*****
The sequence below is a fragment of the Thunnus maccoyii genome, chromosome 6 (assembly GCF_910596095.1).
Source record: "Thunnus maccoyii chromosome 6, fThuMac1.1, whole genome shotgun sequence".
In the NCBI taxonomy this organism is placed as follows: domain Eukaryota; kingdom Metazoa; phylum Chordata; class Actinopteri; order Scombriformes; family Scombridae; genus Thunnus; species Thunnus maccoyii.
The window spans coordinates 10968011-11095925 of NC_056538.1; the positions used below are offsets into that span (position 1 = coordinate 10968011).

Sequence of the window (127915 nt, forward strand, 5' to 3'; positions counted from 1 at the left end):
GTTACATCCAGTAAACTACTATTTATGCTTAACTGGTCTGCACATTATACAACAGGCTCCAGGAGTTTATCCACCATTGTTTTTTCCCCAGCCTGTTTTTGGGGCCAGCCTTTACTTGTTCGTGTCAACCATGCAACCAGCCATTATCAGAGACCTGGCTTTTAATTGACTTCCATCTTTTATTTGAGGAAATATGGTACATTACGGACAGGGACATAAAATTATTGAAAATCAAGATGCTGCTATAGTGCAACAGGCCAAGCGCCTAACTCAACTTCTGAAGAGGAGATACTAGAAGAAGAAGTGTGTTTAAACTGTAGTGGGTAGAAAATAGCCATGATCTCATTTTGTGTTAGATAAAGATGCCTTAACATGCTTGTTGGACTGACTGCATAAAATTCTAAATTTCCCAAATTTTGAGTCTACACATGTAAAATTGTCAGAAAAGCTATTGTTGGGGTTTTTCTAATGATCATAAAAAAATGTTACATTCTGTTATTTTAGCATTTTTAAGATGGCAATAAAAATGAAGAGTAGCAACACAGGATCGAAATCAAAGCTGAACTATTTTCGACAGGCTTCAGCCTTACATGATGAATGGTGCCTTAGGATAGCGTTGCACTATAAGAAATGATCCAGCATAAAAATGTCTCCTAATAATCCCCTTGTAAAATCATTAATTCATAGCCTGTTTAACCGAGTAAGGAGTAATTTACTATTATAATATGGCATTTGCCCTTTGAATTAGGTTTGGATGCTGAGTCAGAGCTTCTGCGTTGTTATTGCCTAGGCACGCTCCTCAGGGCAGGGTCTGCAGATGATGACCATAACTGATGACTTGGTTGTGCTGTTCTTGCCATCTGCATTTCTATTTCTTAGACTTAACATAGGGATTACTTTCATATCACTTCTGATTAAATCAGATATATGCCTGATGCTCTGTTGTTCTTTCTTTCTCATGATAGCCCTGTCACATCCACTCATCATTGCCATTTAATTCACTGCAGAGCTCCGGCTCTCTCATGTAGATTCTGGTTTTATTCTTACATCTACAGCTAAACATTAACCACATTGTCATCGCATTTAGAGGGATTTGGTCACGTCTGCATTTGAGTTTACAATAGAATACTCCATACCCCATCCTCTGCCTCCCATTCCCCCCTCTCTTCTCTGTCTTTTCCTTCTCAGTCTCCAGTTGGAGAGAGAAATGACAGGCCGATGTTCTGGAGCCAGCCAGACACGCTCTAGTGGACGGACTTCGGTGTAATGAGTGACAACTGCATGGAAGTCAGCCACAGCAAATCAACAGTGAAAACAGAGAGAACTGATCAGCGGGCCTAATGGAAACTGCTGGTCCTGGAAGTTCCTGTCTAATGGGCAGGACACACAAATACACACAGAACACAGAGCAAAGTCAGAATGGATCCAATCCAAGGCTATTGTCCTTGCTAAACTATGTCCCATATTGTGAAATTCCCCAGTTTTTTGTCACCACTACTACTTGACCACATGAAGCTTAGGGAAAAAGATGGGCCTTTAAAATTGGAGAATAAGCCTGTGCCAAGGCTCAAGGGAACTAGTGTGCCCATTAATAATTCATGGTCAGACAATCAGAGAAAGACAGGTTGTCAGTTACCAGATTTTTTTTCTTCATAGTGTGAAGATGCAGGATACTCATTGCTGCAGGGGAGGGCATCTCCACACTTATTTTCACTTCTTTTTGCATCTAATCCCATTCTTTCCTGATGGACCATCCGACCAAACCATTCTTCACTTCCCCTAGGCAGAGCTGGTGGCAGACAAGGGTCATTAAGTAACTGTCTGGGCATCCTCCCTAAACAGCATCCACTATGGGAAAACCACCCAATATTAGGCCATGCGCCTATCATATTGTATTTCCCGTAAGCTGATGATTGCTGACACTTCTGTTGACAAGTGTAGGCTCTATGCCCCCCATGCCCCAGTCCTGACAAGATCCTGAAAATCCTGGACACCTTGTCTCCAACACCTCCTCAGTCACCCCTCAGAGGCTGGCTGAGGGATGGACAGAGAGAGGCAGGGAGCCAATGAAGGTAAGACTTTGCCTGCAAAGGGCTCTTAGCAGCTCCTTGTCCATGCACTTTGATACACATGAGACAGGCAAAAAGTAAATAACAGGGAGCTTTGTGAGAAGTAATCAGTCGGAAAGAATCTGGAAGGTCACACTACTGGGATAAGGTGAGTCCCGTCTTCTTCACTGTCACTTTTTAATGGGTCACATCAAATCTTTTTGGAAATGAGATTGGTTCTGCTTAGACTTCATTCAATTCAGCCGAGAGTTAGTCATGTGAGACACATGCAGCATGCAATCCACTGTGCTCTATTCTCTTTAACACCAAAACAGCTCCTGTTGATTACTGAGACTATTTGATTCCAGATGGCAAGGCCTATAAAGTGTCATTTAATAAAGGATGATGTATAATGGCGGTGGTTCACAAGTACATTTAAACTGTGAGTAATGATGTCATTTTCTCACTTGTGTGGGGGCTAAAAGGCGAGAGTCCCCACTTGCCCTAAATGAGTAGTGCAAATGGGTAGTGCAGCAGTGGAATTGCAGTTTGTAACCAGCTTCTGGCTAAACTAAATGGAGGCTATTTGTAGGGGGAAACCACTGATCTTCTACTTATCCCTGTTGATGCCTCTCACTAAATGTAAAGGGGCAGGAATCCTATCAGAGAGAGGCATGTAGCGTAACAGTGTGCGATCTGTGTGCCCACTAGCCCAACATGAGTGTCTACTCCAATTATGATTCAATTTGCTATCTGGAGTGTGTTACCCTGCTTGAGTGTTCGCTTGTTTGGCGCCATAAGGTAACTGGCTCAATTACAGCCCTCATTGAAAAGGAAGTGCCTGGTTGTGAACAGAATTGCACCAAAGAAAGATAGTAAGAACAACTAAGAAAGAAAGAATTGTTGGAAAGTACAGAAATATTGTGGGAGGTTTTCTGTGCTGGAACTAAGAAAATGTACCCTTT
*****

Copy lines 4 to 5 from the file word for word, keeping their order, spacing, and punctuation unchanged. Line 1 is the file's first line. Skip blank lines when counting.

The window spans coordinates 10968011-11095925 of NC_056538.1; the positions used below are offsets into that span (position 1 = coordinate 10968011).

Sequence of the window (127915 nt, forward strand, 5' to 3'; positions counted from 1 at the left end):